Facebook is spending a staggering US$19 billion to buy the text messaging app WhatsApp. The company has just over 50 employees, but a user base that dwarfs Facebook, a strong presence in markets where Facebook is weak, and daily message counts that rival the world's cell service providers.
Facebook: All your communication are belong to us
WhatsApp launched five years ago to give people a way to send and receive text messages without dealing with carrier caps and potential fees when chatting internationally. In those five years, WhatsApp has grown to over 450 million active users, 320 million of which use the service daily around the world. In comparison, Facebook has about 145 million users.
Snapping up WhatsApp gives Facebook a presence in markets where it doesn't have a strong presence, and ultimately under its control -- at least on some level. It also means that Facebook has access to one of the largest text messaging segments, which must look pretty enticing to the social networking company.
Facebook says it will let WhatsApp continue to operate just as it did before the buyout. WhatsApp co-founder Jan Koum said,
WhatsApp will remain autonomous and operate independently. You can continue to enjoy the service for a nominal fee. You can continue to use WhatsApp no matter where in the world you are, or what smartphone you’re using. And you can still count on absolutely no ads interrupting your communication. There would have been no partnership between our two companies if we had to compromise on the core principles that will always define our company, our vision and our product.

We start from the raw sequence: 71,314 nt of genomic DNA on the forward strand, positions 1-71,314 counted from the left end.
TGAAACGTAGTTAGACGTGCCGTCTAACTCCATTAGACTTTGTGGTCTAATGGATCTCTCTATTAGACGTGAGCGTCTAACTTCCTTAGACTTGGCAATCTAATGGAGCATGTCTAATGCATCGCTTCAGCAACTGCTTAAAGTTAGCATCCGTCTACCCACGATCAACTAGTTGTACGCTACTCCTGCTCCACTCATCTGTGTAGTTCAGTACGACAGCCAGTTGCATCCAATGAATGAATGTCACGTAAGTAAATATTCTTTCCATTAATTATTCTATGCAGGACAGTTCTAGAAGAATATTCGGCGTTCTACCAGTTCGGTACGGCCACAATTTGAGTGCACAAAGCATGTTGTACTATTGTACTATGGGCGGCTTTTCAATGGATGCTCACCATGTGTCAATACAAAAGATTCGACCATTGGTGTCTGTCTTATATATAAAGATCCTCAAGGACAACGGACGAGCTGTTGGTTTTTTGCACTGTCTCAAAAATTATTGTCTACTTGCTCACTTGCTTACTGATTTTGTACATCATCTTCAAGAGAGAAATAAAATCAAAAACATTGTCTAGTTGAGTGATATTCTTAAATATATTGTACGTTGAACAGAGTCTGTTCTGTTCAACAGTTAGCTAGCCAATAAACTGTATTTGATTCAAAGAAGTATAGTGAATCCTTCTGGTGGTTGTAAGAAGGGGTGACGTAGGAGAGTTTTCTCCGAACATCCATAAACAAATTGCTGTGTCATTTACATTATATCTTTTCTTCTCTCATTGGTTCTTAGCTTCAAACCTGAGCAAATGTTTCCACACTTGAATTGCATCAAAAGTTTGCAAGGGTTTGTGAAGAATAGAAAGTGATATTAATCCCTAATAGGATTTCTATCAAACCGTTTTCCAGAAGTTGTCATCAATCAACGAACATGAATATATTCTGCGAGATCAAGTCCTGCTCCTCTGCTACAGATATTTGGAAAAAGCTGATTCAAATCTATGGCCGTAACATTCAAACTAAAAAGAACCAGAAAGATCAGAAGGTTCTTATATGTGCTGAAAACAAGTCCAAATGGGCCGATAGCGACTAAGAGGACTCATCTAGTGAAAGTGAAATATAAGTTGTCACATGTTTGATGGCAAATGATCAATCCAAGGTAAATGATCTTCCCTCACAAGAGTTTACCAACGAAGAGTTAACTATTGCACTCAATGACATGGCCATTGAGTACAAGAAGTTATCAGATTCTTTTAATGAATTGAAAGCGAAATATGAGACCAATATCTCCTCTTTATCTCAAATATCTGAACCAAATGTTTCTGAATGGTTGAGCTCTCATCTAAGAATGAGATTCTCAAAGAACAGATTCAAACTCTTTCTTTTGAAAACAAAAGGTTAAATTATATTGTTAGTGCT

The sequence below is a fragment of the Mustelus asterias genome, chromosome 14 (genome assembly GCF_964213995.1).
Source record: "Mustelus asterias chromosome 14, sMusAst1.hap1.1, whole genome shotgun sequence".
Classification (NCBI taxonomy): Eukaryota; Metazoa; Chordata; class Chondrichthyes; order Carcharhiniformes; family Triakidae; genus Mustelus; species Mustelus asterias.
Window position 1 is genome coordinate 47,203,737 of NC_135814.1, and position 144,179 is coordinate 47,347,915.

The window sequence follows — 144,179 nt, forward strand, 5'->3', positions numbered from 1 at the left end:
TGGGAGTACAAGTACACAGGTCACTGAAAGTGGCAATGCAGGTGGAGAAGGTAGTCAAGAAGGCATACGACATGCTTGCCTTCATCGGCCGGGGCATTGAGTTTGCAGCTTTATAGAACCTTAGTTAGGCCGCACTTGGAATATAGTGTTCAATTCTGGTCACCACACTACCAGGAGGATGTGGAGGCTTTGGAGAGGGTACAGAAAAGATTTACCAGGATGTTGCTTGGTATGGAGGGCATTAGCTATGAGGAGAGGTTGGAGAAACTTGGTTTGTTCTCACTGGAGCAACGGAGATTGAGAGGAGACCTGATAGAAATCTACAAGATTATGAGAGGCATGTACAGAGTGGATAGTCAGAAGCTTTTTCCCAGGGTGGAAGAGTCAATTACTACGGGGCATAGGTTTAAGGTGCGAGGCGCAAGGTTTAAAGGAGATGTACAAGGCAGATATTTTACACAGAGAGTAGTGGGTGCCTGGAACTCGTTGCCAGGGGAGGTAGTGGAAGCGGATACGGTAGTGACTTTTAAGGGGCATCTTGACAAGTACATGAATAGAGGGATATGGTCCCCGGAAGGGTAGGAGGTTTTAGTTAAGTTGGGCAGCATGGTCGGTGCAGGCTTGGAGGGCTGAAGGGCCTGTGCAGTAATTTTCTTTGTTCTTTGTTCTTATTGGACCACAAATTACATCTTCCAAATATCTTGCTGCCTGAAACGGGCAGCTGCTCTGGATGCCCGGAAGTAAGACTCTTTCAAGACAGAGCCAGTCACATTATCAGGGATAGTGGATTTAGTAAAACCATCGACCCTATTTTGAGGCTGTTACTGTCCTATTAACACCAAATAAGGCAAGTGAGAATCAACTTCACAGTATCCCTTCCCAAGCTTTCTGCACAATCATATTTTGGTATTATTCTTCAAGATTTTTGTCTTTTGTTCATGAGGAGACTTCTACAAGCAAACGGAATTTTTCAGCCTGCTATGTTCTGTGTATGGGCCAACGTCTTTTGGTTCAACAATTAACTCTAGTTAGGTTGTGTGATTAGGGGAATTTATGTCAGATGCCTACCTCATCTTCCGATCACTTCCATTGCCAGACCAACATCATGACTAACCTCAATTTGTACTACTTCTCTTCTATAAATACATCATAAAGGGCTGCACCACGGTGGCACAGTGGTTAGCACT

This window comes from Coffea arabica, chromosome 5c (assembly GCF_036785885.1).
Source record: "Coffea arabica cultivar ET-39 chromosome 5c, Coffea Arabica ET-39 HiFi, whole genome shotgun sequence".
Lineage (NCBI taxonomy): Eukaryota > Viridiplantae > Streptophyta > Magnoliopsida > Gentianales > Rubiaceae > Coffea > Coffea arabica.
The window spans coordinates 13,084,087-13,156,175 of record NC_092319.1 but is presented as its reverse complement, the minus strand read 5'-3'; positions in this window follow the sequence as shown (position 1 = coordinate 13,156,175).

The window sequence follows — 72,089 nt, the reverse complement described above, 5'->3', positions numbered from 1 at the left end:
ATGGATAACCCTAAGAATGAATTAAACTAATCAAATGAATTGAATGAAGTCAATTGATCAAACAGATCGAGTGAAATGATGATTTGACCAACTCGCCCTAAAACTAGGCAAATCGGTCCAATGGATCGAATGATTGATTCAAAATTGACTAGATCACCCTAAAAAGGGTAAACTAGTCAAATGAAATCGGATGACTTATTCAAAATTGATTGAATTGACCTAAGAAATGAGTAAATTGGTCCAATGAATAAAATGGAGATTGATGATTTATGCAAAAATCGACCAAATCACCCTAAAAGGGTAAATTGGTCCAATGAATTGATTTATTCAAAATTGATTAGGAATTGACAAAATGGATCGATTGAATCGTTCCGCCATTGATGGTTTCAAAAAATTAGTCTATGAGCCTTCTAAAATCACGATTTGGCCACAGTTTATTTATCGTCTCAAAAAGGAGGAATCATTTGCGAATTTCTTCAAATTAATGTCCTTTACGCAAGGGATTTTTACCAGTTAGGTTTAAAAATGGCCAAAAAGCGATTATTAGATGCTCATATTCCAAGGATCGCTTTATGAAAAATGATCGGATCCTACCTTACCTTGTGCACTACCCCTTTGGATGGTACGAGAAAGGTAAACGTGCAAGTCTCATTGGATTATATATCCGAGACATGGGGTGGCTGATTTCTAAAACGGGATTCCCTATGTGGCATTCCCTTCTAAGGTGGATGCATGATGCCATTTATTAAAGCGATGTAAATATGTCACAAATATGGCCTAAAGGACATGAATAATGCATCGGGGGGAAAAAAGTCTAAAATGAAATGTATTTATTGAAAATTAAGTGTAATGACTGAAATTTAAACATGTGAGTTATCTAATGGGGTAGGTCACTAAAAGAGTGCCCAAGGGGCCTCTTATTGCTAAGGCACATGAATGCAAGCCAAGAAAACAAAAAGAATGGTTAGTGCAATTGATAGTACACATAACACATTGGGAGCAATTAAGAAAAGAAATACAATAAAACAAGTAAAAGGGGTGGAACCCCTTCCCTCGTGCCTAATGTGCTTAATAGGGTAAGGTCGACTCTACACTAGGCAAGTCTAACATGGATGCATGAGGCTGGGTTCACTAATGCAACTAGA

That means Facebook will most likely let WhatsApps continue to operate much like Instagram: autonomously, but with strong ties into Facebook. That doesn't, however, mean WhatsApp user information will stay out of Facebook's hands.
While Facebook is no doubt glad they're getting the users WhatsApps already has, the company is looking to the future and the million new users that join the service each day. That fast growing number has Facebook CEO Mark Zuckerberg excited.
"WhatsApp is on a path to connect 1 billion people. The services that reach that milestone are all incredibly valuable," he said.
In other words, Facebook sees WhatsApp as a strong long term investment. Buying WhatsApp gives Facebook a new way to grow in markets where it isn't dominant, and it gets control over the text messaging service that's on par with cell service companies and still growing.
With the pontential for a billion users, WhatsApp looks like an incredibly valuable investment for Facebook. Taking over a service that sends 19 billion messages a day puts Facebook in a strong position to be the worlds largest messaging company. That sounds like an investment that's worth $19 billion to Mr. Zuckerberg.